Oxygenation of carbon nanotubes: Atomic structure, energetics, and electronic structure
Physical Review B - Condensed Matter and Materials Physics
American Physical Society
165424-1 - 165424-10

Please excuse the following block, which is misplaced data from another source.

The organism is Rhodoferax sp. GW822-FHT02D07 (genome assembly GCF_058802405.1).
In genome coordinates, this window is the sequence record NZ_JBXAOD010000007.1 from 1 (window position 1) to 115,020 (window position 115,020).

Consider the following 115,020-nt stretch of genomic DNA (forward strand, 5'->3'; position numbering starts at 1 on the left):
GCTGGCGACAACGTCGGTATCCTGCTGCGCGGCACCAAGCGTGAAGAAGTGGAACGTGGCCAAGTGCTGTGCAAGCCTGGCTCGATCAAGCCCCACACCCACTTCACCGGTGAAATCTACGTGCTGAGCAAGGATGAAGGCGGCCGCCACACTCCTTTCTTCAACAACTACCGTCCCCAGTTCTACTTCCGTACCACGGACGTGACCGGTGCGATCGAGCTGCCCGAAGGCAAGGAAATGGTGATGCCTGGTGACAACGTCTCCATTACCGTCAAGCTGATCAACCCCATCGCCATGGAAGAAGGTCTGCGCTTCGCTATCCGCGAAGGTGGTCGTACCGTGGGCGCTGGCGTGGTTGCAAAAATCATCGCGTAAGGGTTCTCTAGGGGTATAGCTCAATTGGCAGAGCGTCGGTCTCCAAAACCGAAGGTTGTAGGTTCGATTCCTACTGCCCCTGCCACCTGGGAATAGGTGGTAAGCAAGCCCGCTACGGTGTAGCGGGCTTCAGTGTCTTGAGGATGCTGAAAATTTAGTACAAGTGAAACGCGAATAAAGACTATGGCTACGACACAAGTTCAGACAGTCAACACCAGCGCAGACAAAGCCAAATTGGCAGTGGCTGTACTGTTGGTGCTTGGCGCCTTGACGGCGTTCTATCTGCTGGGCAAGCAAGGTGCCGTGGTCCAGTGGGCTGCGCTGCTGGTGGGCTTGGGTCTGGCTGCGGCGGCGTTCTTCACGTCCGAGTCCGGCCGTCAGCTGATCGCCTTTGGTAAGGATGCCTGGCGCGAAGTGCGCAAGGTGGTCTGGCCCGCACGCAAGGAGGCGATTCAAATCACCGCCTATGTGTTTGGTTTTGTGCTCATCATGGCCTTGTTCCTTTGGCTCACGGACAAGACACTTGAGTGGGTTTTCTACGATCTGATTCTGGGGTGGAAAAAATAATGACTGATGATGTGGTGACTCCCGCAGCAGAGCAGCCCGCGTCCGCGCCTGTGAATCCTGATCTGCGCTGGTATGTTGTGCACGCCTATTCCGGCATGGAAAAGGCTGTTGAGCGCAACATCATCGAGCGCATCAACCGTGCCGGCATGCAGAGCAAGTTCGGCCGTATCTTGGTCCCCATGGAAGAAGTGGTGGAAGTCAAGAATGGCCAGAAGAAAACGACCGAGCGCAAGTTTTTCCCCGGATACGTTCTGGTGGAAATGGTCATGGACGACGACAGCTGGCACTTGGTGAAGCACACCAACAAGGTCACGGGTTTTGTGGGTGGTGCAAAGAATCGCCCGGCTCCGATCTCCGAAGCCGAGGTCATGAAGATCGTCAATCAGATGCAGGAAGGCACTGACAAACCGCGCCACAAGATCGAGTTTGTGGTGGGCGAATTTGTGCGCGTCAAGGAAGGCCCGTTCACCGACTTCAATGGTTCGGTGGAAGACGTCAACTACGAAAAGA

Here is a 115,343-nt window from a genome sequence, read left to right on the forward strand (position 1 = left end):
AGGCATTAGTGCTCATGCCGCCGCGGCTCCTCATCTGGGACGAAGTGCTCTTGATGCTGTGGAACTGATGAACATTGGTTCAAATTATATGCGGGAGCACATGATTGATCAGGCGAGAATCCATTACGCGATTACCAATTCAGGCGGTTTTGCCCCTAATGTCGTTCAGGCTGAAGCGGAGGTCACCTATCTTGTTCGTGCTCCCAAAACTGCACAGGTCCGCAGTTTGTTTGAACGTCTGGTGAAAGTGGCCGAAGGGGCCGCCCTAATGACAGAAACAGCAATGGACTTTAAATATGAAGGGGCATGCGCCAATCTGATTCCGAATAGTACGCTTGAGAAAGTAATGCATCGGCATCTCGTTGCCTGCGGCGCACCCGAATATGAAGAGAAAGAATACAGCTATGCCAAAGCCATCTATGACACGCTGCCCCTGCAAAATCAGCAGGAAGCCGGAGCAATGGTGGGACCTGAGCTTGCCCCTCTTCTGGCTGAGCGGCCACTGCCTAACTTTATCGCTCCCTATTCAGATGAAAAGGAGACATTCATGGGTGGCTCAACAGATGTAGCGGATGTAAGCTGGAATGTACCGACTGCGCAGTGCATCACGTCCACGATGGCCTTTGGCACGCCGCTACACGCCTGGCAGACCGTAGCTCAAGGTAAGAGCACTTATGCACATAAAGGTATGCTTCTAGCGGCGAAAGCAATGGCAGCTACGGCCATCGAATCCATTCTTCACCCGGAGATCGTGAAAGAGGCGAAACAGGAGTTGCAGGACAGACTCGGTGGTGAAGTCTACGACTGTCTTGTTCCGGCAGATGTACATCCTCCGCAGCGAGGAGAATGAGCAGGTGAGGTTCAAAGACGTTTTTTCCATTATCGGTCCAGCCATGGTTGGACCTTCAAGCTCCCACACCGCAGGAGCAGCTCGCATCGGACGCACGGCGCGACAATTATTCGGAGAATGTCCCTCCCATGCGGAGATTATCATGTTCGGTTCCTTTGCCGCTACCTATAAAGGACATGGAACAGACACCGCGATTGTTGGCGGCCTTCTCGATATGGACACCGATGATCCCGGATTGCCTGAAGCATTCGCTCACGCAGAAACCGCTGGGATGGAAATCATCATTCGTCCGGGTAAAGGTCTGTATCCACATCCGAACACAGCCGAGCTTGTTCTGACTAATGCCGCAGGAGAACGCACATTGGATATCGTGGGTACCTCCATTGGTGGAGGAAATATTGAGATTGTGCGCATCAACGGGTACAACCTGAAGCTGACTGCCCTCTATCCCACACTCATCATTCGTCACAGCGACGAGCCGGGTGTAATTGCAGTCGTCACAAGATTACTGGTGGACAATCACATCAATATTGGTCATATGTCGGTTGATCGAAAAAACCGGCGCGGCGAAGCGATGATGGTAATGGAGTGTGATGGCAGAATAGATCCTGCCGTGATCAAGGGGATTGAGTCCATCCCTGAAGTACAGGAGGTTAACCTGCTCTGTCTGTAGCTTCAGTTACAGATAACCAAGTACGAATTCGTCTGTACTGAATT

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This paper presents an extensive and systematic analysis of the oxygenation of semiconducting and metallic single-wall carbon nanotubes by using the first principles pseudopotential plane wave method. Our study involves the physisorption of oxygen molecules, chemisorption of oxygen atoms and formation of an oxide, and deals with the equilibrium binding geometry and corresponding electronic energy structure. The binding energies of an oxygen molecule physisorbed at different sites are determined by calculating short and long range interactions. The triplet state of the physisorbed oxygen molecule is energetically favorable, whereas the nonmagnetic (spin paired) state yields a relatively stronger binding energy. An oxygen atom is adsorbed on top of the carbon-carbon bond. The zigzag bonds of the nanotubes are weakened and eventually are replaced by a carbon-oxygen-carbon bridge bond. Chemisorption of atomic oxygen and physisorption of an oxygen molecule modify the electronic energy structure of the bare tube in different ways. For a different coverage and pattern, self-consistent field electronic energy structure calculations using the optimized physisorption geometry corresponding to the triplet ground state result in a small energy gap between unoccupied oxygen levels and the top of the valence band of the semiconducting carbon nanotube. These results invalidate the hole doping of the semiconducting carbon nanotube upon the physisorption of oxygen.